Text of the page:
It was whilst Thomas held the cold tip of the oscilloscope in Alan's left ear that the teenager finally put forward the question that had been fighting to break free of his restraining lips.

"Did you know him well? Grandpa, I mean."

The family friend glanced up momentarily, eyebrows raised in surprise at the unexpected query, before quickly returning his attention to the device in his hand.

"Sure did." Alan could see the warm smile that graced his features. "Your grandma was always trying to set me up with some 'nice young lady' she was acquainted with. Your grandpa was the one who rescued me. I used to spend a lot of time at their house, especially during the first few years in the NASA frontier project. My parents were going through a divorce and I needed a place I could call home."

He sat back, dropping the medical instrument back into his satchel. "I had an apartment in the city, of course, but your grandparents insisted that I stop by at least once a week when I was earth-side. Grant and I had a whale of a time poking fun at your dad. Your gramps had the best sense of humour."

Alan regarded the far-away look in the doctor's eyes, his own smile saddening a little. "I wish I could've known him."

Thomas glanced up at that, his expression softening all the more, becoming warm and understanding. He squeezed Alan's knee affectionately. "He would've loved you, kid. You're a lot like him, you know. You may not have the Tracy looks, but you've definitely inherited Grant's personality. He and your mother were very similar, that's why he loved her so much. But I can definitely see characteristics of both of them in you. Grant's sense of humour, his rebellious streak, his stubborn determination." He paused, tapping his chin thoughtfully as humour sparkled in his eyes. "And boy was he formidable when he got angry."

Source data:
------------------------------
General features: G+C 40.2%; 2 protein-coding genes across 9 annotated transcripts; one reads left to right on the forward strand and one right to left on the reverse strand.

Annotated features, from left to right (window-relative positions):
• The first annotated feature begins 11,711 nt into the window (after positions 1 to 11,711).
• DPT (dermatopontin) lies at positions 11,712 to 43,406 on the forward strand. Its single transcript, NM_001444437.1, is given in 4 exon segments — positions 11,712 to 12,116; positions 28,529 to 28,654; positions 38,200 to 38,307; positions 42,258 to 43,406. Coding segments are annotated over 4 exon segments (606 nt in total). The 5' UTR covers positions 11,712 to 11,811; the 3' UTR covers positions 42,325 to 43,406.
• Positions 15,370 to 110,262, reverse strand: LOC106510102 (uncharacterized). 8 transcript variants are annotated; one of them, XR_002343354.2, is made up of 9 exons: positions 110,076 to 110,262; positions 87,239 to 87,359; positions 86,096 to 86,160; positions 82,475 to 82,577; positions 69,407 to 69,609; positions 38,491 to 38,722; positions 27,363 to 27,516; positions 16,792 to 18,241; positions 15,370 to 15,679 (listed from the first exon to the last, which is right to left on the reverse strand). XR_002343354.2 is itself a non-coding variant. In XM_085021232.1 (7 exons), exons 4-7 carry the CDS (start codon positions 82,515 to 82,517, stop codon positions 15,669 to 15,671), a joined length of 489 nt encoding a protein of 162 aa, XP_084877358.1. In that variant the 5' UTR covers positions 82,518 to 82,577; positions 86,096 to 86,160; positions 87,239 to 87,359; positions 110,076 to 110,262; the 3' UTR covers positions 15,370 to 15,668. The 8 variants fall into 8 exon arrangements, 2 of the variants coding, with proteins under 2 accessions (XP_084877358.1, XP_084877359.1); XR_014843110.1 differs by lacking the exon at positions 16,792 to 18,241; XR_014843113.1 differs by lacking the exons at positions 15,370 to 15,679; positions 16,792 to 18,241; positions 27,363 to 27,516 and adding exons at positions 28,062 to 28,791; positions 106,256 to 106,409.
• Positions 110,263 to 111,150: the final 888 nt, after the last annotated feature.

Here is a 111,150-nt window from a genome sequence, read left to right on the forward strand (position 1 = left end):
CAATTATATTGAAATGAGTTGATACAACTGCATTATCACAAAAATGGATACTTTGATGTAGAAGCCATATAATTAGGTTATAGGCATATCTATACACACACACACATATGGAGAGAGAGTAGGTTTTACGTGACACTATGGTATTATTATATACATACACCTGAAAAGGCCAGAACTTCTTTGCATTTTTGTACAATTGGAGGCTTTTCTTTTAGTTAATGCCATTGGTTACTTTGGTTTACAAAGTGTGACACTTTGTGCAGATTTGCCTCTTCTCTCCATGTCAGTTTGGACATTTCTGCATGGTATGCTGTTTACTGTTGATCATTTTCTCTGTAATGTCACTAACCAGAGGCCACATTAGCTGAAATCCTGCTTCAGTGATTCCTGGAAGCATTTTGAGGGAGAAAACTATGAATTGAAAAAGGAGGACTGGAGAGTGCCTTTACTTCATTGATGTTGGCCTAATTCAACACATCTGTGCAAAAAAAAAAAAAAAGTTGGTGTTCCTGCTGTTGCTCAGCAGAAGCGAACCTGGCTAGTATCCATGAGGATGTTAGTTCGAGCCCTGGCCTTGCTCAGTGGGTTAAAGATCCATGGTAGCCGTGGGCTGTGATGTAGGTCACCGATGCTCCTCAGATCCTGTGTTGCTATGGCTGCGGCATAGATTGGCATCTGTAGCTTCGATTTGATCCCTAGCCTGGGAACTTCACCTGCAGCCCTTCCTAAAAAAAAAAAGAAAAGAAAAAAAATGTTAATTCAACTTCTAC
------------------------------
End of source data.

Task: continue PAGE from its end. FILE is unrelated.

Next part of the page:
Alan raised an eyebrow. "Grandpa had a temper? Was it as bad as Dad's?"

"No, nowhere near, " Thomas chuckled. "Grant's temper was very much like John's is today. Virtually non-existent until something or someone presses the wrong button, then BANG!" Alan jumped slightly, grinning, as Thomas thumped the side of the bed with one clenched fist, "it's like somebody's dropped an atom bomb. I only witnessed the phenomenon a couple of times, and was never on the receiving end of one. In fact, I think that was the kinda outburst that he only reserved for non-family members who deserved it – like the jerk who decided to get his thrills by driving down a rural housing estate at eighty miles per hour. Nearly ran over Scotty. Man, your Gramps burst a gasket about that one. I doubt the guy ever went near that road again. Fascinating experience, watching Grant blow."

Smirking, Alan shook his head. "Wish I could say the same for John's explosions. But damn, they scare the crap outta me."

Thomas laughed, waving away the statement. "Nah, John's just a big, cuddly teddy bear. Give the guy a peanut butter cup and he's as happy as can be."

"Yeah," Alan snorted. "Take it away and it's a whole other story."

"Well then," the doctor zipped up his satchel and stretched his arms above his head, "you just have to make sure that the cupboards are always stocked with candy."

Alan's stomach grumbled at the mention of food and Thomas laughed again, ruffling his hair. "Good to see that your appetite's starting to come back. You had breakfast yet?"

The teenager shook his head. "Couldn't be bothered getting up."

Thomas raised an eyebrow. "But you could be bothered doing math homework? Makes perfect sense, kid. C'mon, I'll walk you down to the kitchen."

"Nah, I'm not really all that hungry," Alan replied, twirling his pencil between his fingers. He'd only get an ear-lashing from Onaha for leaving it so late.

The doctor looked at him pointedly. "Your stomach says otherwise."